When prices of these drugs rise, doctors and hospitals start asking themselves, "Do we really need to use this drug in this situation, or is there a reasonable substitute?" That in turn means that the patients who most need the drugs are more likely to get them, and that patients who could make do with a lower dose or an alternative use less of the product that is scarce. No consumer likes sharply rising prices, particularly when they're seen as an effort by some sellers to profit unfairly. That's why politicians always propose these kinds of measures. But the problem with preventing so-called price gouging is that it means no signal gets sent to consumers indicating that conservation is necessary, and no signal gets sent to manufacturers that it's worth ramping up production. In short, anti-stockpiling and anti-price gouging policies almost inevitably make a shortage worse, not better.

In short, drug shortages are a real problem. But the way to alleviate them is not to eliminate the market signals that incentivize adequate production. In the end, we would be better off if Congress did nothing at all than if they enacted these bills. Better still, though, would be for Congress to lift the rules that have contributed to the shortages in the first place.

The FDA announced yesterday that it had taken steps to mitigate shortages of two cancer drugs, Doxil and preservative-free methotrexate. Doxil, a drug used to treat ovarian and other cancers, has been in short supply for months, after manufacturing problems shut down the drugs' sole U.S. plant. The FDA will temporarily allow importation of Doxil from an Indian manufacturer, a move that is expected to effectively end the shortage.

For preservative-free methotrexate, a critical cancer drug for pediatric acute lymphoblastic leukemia (ALL) and bone cancer, the FDA has asked other pharmaceutical companies to step in to fill demand after a major supplier, Ben Venue, shut down a plant making the drug for "maintenance and requalification of equipment."

The FDA reports that it has prevented nearly 200 shortages in 2011 thanks to advance notice from manufacturers, but 280 drugs remain in short supply. Short term fixes are welcome. Long term fixes are harder to come by.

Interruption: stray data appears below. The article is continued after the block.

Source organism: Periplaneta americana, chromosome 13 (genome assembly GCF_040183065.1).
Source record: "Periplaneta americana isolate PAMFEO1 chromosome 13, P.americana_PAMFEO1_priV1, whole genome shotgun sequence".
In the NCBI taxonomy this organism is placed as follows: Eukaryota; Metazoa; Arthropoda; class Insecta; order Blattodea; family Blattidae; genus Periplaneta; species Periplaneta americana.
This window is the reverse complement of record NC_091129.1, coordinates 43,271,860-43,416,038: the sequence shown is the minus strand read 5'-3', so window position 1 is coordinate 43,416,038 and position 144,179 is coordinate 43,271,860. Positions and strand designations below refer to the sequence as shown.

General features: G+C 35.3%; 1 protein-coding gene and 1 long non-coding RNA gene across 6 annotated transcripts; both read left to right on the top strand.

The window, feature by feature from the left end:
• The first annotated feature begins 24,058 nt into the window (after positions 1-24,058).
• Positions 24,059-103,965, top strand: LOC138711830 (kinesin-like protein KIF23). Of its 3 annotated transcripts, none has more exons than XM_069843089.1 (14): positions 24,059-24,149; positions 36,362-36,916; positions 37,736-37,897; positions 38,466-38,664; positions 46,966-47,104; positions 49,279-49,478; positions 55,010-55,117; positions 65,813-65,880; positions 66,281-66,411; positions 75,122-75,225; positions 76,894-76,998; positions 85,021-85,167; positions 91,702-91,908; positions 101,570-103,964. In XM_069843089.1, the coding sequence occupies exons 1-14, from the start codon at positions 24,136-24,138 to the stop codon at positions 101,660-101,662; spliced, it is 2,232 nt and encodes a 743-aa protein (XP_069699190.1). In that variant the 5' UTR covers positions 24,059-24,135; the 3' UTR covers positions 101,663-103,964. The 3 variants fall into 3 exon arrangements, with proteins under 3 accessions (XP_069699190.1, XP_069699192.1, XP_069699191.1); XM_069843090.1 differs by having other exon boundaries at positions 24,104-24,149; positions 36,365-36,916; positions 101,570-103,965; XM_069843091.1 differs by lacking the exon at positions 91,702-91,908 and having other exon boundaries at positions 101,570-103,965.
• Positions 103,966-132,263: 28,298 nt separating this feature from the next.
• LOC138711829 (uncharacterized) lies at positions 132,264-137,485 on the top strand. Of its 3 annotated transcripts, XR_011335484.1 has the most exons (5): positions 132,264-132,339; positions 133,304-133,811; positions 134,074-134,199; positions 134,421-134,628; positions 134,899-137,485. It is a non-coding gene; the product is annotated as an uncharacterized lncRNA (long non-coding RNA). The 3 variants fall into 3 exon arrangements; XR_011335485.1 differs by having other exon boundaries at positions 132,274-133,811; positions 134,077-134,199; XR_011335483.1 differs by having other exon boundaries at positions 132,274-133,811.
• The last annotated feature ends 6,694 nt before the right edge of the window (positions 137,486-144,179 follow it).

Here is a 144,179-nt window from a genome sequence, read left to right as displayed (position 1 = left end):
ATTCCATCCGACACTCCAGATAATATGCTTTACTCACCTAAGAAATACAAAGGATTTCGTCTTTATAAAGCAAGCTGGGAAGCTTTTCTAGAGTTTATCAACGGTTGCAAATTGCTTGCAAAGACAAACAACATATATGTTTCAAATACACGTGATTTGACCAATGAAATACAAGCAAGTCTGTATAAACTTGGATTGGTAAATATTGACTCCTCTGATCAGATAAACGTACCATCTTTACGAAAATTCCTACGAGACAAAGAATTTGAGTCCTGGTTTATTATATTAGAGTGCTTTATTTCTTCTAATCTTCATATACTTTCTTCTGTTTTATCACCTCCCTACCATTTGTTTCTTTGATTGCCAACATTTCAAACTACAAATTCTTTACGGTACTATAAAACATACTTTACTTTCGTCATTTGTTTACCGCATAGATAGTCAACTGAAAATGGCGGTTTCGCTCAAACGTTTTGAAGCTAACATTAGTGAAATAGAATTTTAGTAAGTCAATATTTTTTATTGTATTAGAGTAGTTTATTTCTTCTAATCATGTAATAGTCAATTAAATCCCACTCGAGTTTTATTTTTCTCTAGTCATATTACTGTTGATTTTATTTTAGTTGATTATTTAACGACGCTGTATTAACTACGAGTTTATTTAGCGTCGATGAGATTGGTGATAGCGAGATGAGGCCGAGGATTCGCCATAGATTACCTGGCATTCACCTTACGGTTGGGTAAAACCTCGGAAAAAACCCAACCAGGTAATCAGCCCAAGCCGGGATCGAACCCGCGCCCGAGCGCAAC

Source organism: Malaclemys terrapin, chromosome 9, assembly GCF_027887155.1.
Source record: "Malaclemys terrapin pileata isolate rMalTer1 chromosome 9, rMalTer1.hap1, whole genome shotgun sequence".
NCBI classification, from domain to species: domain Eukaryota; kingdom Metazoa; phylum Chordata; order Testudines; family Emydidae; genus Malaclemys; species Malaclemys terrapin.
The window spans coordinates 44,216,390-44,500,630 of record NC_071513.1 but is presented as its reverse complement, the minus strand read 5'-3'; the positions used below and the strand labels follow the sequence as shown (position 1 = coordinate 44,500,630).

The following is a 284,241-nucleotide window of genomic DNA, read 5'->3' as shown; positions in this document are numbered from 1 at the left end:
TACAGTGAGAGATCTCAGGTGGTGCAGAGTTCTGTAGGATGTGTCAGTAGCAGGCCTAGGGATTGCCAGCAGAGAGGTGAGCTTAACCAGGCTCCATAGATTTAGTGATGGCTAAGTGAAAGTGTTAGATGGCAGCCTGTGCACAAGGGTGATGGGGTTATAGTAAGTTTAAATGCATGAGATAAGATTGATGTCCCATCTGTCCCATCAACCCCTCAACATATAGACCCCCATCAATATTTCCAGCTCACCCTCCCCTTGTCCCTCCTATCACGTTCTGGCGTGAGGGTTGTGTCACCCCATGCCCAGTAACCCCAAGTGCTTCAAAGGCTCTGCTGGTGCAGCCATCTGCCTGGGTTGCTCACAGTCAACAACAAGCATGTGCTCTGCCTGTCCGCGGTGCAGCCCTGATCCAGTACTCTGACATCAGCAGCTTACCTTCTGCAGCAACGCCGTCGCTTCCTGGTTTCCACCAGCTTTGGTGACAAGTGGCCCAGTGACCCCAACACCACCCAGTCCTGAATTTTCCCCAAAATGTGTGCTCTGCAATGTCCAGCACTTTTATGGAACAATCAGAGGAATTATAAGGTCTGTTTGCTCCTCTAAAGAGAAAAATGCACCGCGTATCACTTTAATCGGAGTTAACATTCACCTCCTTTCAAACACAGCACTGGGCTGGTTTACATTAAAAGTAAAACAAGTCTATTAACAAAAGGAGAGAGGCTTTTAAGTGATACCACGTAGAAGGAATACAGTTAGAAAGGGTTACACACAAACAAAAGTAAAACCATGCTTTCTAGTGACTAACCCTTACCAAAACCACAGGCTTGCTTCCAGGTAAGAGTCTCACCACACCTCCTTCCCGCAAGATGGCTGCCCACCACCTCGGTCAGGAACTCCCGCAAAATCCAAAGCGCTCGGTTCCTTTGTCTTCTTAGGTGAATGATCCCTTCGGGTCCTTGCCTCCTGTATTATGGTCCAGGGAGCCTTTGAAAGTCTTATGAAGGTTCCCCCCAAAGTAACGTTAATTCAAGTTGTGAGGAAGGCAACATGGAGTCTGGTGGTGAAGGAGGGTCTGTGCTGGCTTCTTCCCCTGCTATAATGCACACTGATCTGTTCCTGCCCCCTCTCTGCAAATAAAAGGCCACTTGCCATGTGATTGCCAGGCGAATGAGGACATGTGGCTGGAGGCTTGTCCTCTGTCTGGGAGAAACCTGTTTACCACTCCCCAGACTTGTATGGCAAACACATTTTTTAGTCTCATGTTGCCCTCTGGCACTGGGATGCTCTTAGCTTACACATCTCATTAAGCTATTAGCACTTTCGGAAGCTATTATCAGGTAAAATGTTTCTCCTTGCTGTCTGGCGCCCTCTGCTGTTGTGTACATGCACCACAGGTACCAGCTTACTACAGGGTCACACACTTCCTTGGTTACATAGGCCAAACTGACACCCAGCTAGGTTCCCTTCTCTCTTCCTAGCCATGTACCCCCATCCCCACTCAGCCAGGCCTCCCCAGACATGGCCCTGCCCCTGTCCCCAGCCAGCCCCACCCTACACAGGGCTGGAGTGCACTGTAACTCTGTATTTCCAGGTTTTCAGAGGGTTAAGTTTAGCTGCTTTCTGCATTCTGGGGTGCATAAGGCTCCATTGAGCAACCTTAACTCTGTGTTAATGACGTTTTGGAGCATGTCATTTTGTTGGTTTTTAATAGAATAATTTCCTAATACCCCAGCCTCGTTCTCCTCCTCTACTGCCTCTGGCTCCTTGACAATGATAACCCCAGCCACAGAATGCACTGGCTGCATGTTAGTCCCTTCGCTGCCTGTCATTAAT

The U.S. market strongly encourages substitution of branded drugs by generics immediately after a drug loses patent protection. For very profitable drugs (like statins) generic companies will rush in to fill the vacuum, slashing prices and saving consumers and insurers billions in annual drug costs. For high demand, high profit generics (and branded drugs), shortages will be few and far between.

But for other medicines, like sterile injectable drugs, which have high manufacturing costs and narrow profit margins, fierce price competition may eventually drive all but one or two manufacturers from the market. And when there are only one or two suppliers, it creates the opportunity for drug shortages when unexpected manufacturing problems at a single plant can place thousands of lives in jeopardy.

One solution, offered by the FDA's Sandra Kweder in an interview yesterday, is for "a shift in the industry to assuring good manufacturing practices to prevent finding themselves in a critical juncture where they have no choice but to shut down."

This, however, puts all the blame in the wrong place. By all means, companies should comply with the current Good Manufacturing Practices required by the FDA, and find ways to share information to help prevent or alleviate the effect of drug shortages.

But perverse Medicare price controls, just-in-time inventory supply practices at hospitals, reverse auctions by Group Purchasing Organizations for filling generic drug contracts, tougher FDA manufacturing and inspection standards for domestic companies (which can raise costs), and increased global competition from low-cost suppliers in India and China has created something of a "race to the bottom" in the generic drug market.

In this environment, quality (but higher cost) manufacturers may (rationally) exit the market to focus on higher margin products. And the few low cost suppliers that remain for complex drugs like sterile injectables may not be able to ensure the integrity of their manufacturing and supply chain over time at a rock-bottom price.